Federal Minimum Wage Increase Approved

California's minimum wage is higher than the federal counterpart. But California employers with operations in other states may be interested to know the federal minimum wage is going up. Part of an Iraq funding bill, HR 2206, the minimum wage increase to $5.85 per hour (from $5.15) takes effect 60 days from May 25, the date of its passage. 12 months later, the wage increases to $6.55, and then to $7.25 12 months after that. The text of the new federal minimum wage law is here.

The California minimum wage presently is $7.50 and will rise to $8.00 on January 1, 2008.

San Francisco's minimum wage for 2007 is $9.16 and changes (increases) every year because it is indexed to inflation.


U.S. Supreme Court Clarifies Title VII Statute of Limitations

Lilly Ledbetter claimed Goodyear discriminated against her based on her sex by setting her pay lower than male counterparts. As a result, her pay continued to be lower over time. Years after the allegedly discriminatory pay decisions, she brought a claim of sex discrimination under Title VII of the Civil Rights Act of 1964. Title VII requires plaintiffs to file administrative charges within 180 days of the discriminatory decision. But Ledbetter argued that each paycheck was a new discriminatory decision to pay her, based on the initial discriminatory setting of her pay.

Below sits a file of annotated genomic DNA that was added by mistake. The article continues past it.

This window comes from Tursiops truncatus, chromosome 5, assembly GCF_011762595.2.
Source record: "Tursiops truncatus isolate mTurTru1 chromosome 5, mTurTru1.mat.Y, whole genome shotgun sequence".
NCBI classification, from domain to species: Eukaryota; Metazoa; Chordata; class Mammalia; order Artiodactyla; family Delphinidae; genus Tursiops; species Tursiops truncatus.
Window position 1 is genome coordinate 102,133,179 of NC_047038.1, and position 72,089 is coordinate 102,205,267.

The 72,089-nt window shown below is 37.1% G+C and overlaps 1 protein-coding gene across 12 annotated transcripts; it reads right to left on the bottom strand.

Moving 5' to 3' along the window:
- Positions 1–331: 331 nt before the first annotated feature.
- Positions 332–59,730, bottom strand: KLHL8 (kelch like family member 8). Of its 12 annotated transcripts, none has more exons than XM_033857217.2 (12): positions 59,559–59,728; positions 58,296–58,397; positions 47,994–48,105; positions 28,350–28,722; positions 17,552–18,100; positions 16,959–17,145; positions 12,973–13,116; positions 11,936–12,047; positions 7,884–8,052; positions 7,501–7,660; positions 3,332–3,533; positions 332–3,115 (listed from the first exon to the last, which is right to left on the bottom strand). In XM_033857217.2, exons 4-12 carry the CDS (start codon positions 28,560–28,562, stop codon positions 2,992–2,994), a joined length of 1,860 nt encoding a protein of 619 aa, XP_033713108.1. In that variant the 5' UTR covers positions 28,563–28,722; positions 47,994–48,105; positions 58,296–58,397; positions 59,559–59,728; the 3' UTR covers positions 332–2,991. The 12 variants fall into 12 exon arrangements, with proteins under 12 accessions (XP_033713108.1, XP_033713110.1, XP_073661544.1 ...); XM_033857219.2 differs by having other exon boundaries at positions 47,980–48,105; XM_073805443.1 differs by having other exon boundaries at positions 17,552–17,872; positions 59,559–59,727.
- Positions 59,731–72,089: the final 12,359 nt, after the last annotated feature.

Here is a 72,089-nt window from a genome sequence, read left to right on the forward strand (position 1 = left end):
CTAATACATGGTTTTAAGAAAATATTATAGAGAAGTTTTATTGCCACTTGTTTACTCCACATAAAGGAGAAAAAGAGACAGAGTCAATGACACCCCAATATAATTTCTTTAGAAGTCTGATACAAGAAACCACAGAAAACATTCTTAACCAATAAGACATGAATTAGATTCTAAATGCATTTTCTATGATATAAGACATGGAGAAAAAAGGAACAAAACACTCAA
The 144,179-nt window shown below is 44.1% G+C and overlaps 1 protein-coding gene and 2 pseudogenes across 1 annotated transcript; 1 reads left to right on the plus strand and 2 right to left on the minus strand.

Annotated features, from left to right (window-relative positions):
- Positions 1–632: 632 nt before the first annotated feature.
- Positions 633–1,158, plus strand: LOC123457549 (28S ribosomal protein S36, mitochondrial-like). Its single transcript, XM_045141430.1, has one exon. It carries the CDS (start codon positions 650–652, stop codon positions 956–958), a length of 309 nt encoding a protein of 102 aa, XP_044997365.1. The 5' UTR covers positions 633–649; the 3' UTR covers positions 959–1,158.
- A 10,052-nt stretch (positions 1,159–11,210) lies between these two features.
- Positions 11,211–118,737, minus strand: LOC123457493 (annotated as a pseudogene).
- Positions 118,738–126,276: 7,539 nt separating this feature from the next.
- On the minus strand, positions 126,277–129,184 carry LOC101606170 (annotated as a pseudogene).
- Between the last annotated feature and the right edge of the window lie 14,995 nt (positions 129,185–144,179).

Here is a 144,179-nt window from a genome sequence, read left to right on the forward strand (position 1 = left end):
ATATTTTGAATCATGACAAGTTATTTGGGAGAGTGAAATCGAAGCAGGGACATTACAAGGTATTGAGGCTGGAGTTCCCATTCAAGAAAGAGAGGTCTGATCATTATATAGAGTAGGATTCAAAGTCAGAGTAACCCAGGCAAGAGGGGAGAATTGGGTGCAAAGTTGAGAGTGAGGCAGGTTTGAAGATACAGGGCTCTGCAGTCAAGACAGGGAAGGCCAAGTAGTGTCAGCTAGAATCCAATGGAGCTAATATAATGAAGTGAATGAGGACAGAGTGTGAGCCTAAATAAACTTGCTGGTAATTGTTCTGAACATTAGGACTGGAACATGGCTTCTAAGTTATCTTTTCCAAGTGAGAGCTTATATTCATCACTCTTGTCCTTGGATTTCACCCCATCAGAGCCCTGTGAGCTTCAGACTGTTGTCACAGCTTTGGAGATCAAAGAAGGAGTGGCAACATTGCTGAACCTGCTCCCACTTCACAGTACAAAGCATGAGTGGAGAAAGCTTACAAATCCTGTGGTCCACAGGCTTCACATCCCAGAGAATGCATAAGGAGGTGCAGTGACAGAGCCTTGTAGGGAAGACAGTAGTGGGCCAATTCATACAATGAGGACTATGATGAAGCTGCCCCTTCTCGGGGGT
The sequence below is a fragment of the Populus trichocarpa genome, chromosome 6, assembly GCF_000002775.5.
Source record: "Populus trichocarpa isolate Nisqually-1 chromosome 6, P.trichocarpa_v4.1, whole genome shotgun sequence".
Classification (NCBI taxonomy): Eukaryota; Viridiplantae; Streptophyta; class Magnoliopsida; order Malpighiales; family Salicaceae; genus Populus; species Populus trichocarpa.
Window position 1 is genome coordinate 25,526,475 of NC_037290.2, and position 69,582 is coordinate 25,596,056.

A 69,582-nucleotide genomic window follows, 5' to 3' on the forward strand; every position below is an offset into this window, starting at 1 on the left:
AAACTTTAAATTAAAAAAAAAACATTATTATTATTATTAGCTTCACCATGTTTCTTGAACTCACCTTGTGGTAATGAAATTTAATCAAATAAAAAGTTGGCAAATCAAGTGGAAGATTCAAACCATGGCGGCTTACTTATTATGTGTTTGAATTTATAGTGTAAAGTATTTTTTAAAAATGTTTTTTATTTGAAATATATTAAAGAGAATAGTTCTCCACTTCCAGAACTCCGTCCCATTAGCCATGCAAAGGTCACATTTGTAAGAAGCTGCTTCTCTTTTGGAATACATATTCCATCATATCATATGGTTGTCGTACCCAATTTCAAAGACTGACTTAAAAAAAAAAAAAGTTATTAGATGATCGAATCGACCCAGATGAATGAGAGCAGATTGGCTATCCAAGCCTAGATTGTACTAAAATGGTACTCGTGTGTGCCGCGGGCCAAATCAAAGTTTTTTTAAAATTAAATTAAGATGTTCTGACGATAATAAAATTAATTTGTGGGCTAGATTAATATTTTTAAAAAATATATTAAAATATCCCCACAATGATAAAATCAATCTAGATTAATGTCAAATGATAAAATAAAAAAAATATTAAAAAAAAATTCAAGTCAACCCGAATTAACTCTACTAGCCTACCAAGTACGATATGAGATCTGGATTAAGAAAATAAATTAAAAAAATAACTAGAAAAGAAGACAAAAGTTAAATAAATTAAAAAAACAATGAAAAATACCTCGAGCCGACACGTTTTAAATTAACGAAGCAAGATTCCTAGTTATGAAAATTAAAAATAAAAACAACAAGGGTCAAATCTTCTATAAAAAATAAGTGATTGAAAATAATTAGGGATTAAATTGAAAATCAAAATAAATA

The Supreme Court held (5-4) that the EEOC charge was untimely. Reviewing its prior decisions on the issue, the Court held: "The EEOC charging period is triggered when a discrete unlawful practice takes place. A new violation does not occur, and a new charging period does not commence, upon the occurrence of subsequent nondiscriminatory acts that entail adverse effects resulting from the past discrimination. But of course, if an employer engages in a series of acts each of which is intentionally discriminatory, then a fresh violation takes place when each act is committed."

Thus, the "continuing violation" doctrine has no applicability to pay cases where the initial decision resulted in lower pay, but there were no later, discriminatory decisions perpetuating the initial wrong.

The case is Ledbetter v. Goodyear.

Law Firm's Arbitration Agreement Unenforceable

O'Melveny & Myers is a giant and well respected law firm. Its arbitration agreement received no respect from the Ninth Circuit, though. Applying California law, the Ninth Circuit held the agreement failed the test for unconscionability: